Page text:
SUBSTANTIAL:  A slight change in gas prices or grocery bills doesn’t justify a change.  Presumably, your income will also be increasing slightly, from year to year.
ADVERSE:  Hopefully this goes without saying, but either your income should go down or your expenses should go up.  If your new budget has more disposable income, you’re not going to be able to lower your plan payments.
The next question is: how much can the plan payment be lowered.  The first step is to simply look at the new budget.  If your disposable income dropped by $100/mo, then the most you’ll be able to lower your plan payment is $100/mo.
But that’s still not the end of the analysis.
Some plan payments simply cannot be lowered.  As I said at the beginning – certain debts must be paid in full.  For example – let’s say you owe $5k in child support arrears.  Except for rare cases, those arrears have to be paid in full over the life of the Plan.  Let’s say that the DSO arrears are the only thing your plan is paying.  If you can’t afford to make that payment, there may be no room for you to lower your plan payment.
In other cases, there are debts that have to be paid, but they can be scrapped – but with consequences.  Let’s say that you have $10k in mortgage arrears and filed Chapter 13 to save your home from foreclosure.  So long as you intend to retain the house, the arrears have to be paid.  You can refuse to pay the arrears in order to lower your plan payment, but you’d have to amend the plan to surrender the real estate.
By far, the people who have the greatest flexibility to lower their plan payments are the people who, when they filed bankruptcy, were paying a percentage of their unsecured creditors based on disposable income.  There is no obligation to pay unsecured creditors if a change in disposable income justifies lowering the dividend to them, and that can be accomplished without losing homes, vehicles, or anything else that might be an issue in the case.
Even people who are paying nothing to unsecured creditors MIGHT be able to lower their plan payment without losing things, IF there is some cushion in their plan.  The longer a Chapter 13 Plan has been active, the more likely a cushion will have developed as a result of administrative considerations.  For instance, attorneys must estimate the Trustee’s administrative fee, which is variable throughout the life of the Plan.  Since the fee is capped at 10%, most attorneys calculate the fee at 10% knowing full well that it will never actually get that high.  The extra money coming in would go to unsecured creditors, but can also create wiggle room if the plan needs to be lowered.  Cushions can also develop when the Trustee pays interest-bearing secured debts by front-loading them at the beginning of the Plan.  Less interest will be paid out (compared to how much would be paid if the loan were paid over the full term of the plan).  Again, that extra money can either go to unsecured creditors or offer wiggle room in the Plan.
If your plan payment cannot be lowered to something you can afford, you may have other options, such as conversion to Chapter 7.  People who filed Chapter 13 because they were disqualified from Chapter 7 due to a prior bankruptcy discharge will be unable to convert.  Others who are eligible to convert may not like the consequences of converting if they filed Chapter 13 for any reason other than their income.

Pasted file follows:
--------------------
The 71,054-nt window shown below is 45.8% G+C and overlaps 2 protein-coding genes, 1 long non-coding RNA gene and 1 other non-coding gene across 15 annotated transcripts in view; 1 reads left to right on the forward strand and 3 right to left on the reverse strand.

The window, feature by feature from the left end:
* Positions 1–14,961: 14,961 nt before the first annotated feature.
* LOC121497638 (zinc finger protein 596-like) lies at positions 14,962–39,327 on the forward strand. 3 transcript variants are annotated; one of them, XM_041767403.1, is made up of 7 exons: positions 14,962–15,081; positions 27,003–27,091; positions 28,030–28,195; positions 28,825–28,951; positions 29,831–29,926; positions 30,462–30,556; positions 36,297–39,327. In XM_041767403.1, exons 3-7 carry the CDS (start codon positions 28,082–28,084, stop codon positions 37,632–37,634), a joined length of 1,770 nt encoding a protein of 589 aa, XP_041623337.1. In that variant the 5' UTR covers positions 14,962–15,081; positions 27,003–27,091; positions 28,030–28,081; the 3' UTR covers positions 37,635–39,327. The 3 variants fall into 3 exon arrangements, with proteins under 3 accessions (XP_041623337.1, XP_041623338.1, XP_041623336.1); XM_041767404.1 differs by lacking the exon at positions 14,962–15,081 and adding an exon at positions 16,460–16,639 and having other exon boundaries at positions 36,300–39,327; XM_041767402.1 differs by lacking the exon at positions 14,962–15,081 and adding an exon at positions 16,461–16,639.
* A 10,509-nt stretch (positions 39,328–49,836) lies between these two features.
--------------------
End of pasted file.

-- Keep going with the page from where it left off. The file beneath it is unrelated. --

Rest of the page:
In short, the answer to this question is intensely fact-specific.  If something has happened to your financial circumstances such that you cannot afford your plan payment, talk to your attorney about what options might be available for you.

Capital Credit Union and Cross-Collateralized Loans

Cross-collateralized loans have been a subject of discussion in the past, but I felt it was worth revisiting.  About a year ago, Pioneer Credit Union merged with Capital Credit Union and ever since then, many Chapter 7 clients have reported being bullied by Capital CU into reaffirming cross-collateralized loans, with strong emphasis that their policies on reaffirmation are “all or nothing”.
This isn’t exactly new.  Credit unions are famous for cross-collateralized loans and they’ve always had the ability to insist on an all-or-nothing approach to reaffirmation agreements.  But Capital CU’s hard sell on this makes this topic worth mentioning again.
The situation of cross-collateralized loans arises when a debtor has multiple loan accounts with the same financial institution (almost always a credit union in these cases).  If one of the loans is secured by collateral, then other loans, which might otherwise have been unsecured, are secured to the same collateral.  For example, you might have a $10k auto loan secured by your vehicle (PMSI) and two signature loans for $2k each.  By virtue of cross-collateralization, the two signature loans also become secured by the vehicle as well (but non-PMSI in this case).
Credit unions can theoretically force you to reaffirm on all three loans instead of just the one PMSI loan or force you to surrender the vehicle (this is the “all or nothing” approach that Capital CU has been insisting upon lately).
Although they have the right, the likelihood of them actually enforcing it is nihl.  When faced with the choice of being paid on a single reaffirmation (in the example above, $10k and losing out on the $4k in non-PMSI loans) or repossessing the vehicle and selling it (where they are unlikely to get much money at all and unable to enforce any of the loans after the bankruptcy discharge is issued), they usually settle and take the one reaffirmation agreement.  However, by insisting that their policy is “all or nothing”, they frighten borrowers who don’t want to lose their vehicle and bully them into signing all of the reaffirmation agreements.
A smart debtor needs to have the courage to call the credit union’s bluff.  Be willing to walk away from the vehicle.  When you think the outcome all the way through to its logical end, the credit union will almost always fold and allow the one reaffirmation agreement.

Bankruptcy & CCAP

Many people avoid filing for bankruptcy based on the fear that if they do, everyone will find out about it.  Many of them believe that if they file bankruptcy, it will be listed on Wisconsin’s Circuit Court Access (aka CCAP).  This is not the case because CCAP is a portal for state court cases.  Bankruptcy is a matter of federal law.
There is an analogous website to CCAP that does show bankruptcy cases.  This is known as PACER.  Unlike CCAP, which is free and open to the public, PACER requires registration and a paid account, and is primarily used only by legal and financial professionals.
Recently, I had a client call in because she was disappointed to discover that it was not listed on CCAP.  Presumably she was hoping to access information about her bankruptcy case quickly and easily.
So, whether you want it listed on CCAP or are petrified that it will be – the answer is the same.  Federal bankruptcy cases do not show up as cases on CCAP.